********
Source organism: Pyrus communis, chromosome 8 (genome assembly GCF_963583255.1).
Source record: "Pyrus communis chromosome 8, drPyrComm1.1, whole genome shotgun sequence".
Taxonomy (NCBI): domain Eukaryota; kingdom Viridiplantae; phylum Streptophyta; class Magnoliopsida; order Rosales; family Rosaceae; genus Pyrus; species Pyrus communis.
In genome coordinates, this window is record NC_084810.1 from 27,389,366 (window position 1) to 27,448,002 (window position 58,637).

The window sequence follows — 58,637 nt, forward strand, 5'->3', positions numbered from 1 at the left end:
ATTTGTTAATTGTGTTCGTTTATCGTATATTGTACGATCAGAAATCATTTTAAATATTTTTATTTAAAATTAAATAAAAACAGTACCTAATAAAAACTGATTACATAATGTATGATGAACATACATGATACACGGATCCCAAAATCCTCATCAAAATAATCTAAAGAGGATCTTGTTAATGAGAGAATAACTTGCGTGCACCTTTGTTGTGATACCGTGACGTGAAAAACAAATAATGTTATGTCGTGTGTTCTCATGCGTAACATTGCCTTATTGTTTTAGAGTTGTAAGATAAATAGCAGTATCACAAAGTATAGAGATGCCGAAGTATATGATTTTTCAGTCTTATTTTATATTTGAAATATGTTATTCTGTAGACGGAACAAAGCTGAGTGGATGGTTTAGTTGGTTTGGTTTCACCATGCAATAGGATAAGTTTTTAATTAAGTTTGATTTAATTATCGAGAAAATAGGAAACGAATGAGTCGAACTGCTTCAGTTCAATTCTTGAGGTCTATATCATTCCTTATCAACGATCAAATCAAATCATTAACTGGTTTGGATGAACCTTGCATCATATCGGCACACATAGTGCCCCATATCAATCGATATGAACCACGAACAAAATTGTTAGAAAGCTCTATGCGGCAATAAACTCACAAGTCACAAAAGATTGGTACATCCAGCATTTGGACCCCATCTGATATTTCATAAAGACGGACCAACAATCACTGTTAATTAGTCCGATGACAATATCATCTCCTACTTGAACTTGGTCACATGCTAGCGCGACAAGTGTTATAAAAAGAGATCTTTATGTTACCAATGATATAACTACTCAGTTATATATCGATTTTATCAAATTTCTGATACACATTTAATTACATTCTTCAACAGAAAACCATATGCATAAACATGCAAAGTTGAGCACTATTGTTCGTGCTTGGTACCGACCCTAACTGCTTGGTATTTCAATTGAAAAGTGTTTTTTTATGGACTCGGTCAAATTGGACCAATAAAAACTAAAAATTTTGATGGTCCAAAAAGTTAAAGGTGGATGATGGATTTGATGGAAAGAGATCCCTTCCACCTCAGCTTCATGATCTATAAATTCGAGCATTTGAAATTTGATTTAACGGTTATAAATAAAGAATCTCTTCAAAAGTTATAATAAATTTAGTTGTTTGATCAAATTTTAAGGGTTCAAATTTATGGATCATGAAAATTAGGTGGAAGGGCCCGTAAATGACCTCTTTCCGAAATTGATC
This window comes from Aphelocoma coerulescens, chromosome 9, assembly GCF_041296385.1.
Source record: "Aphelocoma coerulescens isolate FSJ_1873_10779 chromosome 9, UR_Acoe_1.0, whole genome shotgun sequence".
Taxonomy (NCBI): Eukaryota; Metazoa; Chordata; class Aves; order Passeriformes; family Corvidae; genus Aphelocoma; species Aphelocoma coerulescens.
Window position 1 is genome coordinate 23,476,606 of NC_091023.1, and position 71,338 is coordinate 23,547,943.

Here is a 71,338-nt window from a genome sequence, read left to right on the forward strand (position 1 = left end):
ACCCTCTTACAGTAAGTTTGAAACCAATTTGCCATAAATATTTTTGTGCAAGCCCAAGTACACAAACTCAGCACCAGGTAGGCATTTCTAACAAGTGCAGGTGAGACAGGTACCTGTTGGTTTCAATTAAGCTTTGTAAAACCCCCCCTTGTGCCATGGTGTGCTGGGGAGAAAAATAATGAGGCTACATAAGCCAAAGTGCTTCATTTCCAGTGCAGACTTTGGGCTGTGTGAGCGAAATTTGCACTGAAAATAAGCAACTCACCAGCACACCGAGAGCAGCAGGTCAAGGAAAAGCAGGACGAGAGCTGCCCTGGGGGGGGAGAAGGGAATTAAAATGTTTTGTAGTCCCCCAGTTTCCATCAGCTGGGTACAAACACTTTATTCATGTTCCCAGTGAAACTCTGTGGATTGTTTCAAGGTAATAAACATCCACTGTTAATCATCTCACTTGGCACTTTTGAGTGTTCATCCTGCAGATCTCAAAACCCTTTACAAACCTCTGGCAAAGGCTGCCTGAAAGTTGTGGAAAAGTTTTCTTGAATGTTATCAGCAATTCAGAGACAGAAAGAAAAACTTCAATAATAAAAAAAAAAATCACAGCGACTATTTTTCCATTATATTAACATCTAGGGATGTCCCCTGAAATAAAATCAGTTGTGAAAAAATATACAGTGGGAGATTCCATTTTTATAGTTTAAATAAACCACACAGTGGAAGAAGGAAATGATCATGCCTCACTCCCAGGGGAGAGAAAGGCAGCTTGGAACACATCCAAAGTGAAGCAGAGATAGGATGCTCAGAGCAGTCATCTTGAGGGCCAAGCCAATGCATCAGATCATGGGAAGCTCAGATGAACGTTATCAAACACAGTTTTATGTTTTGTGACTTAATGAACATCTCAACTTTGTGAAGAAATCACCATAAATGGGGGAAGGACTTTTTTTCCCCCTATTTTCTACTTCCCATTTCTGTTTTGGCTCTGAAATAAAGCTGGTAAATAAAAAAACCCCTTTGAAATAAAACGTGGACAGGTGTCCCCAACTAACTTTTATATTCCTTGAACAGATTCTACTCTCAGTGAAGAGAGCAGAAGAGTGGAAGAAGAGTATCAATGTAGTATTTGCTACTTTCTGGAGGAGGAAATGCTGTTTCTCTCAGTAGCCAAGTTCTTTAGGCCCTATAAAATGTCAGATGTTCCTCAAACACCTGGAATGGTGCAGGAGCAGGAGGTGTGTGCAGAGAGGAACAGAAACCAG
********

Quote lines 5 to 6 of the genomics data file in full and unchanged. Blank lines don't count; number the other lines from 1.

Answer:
The window sequence follows — 58,637 nt, forward strand, 5'->3', positions numbered from 1 at the left end:
ATTTGTTAATTGTGTTCGTTTATCGTATATTGTACGATCAGAAATCATTTTAAATATTTTTATTTAAAATTAAATAAAAACAGTACCTAATAAAAACTGATTACATAATGTATGATGAACATACATGATACACGGATCCCAAAATCCTCATCAAAATAATCTAAAGAGGATCTTGTTAATGAGAGAATAACTTGCGTGCACCTTTGTTGTGATACCGTGACGTGAAAAACAAATAATGTTATGTCGTGTGTTCTCATGCGTAACATTGCCTTATTGTTTTAGAGTTGTAAGATAAATAGCAGTATCACAAAGTATAGAGATGCCGAAGTATATGATTTTTCAGTCTTATTTTATATTTGAAATATGTTATTCTGTAGACGGAACAAAGCTGAGTGGATGGTTTAGTTGGTTTGGTTTCACCATGCAATAGGATAAGTTTTTAATTAAGTTTGATTTAATTATCGAGAAAATAGGAAACGAATGAGTCGAACTGCTTCAGTTCAATTCTTGAGGTCTATATCATTCCTTATCAACGATCAAATCAAATCATTAACTGGTTTGGATGAACCTTGCATCATATCGGCACACATAGTGCCCCATATCAATCGATATGAACCACGAACAAAATTGTTAGAAAGCTCTATGCGGCAATAAACTCACAAGTCACAAAAGATTGGTACATCCAGCATTTGGACCCCATCTGATATTTCATAAAGACGGACCAACAATCACTGTTAATTAGTCCGATGACAATATCATCTCCTACTTGAACTTGGTCACATGCTAGCGCGACAAGTGTTATAAAAAGAGATCTTTATGTTACCAATGATATAACTACTCAGTTATATATCGATTTTATCAAATTTCTGATACACATTTAATTACATTCTTCAACAGAAAACCATATGCATAAACATGCAAAGTTGAGCACTATTGTTCGTGCTTGGTACCGACCCTAACTGCTTGGTATTTCAATTGAAAAGTGTTTTTTTATGGACTCGGTCAAATTGGACCAATAAAAACTAAAAATTTTGATGGTCCAAAAAGTTAAAGGTGGATGATGGATTTGATGGAAAGAGATCCCTTCCACCTCAGCTTCATGATCTATAAATTCGAGCATTTGAAATTTGATTTAACGGTTATAAATAAAGAATCTCTTCAAAAGTTATAATAAATTTAGTTGTTTGATCAAATTTTAAGGGTTCAAATTTATGGATCATGAAAATTAGGTGGAAGGGCCCGTAAATGACCTCTTTCCGAAATTGATC